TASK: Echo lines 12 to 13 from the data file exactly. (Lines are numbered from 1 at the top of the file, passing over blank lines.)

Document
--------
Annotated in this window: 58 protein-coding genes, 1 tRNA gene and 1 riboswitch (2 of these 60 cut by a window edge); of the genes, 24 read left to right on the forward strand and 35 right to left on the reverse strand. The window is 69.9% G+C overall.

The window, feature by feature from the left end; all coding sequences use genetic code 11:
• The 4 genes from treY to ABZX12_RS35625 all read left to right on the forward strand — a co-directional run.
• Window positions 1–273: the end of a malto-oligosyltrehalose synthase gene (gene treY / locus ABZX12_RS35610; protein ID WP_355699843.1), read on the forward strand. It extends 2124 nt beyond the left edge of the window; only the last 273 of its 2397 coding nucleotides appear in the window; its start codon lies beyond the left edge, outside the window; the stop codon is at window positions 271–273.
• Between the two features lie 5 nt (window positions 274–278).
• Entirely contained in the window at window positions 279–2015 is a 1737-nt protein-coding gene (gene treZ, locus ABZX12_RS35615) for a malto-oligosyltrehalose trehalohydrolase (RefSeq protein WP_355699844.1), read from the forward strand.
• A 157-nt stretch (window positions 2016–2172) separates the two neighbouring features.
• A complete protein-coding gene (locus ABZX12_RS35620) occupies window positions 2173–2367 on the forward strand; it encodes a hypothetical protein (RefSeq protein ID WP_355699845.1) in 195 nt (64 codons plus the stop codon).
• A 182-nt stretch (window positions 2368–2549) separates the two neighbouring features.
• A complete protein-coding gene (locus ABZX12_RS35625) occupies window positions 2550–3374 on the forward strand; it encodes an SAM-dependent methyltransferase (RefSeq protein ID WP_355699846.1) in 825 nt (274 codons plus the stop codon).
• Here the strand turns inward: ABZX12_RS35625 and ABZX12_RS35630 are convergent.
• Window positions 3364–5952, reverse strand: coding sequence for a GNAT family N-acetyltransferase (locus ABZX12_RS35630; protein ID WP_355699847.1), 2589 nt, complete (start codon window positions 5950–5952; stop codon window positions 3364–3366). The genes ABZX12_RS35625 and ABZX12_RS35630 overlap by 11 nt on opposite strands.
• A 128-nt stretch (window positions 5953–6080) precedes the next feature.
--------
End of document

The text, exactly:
• Window positions 3364–5952, reverse strand: coding sequence for a GNAT family N-acetyltransferase (locus ABZX12_RS35630; protein ID WP_355699847.1), 2589 nt, complete (start codon window positions 5950–5952; stop codon window positions 3364–3366). The genes ABZX12_RS35625 and ABZX12_RS35630 overlap by 11 nt on opposite strands.
• A 128-nt stretch (window positions 5953–6080) precedes the next feature.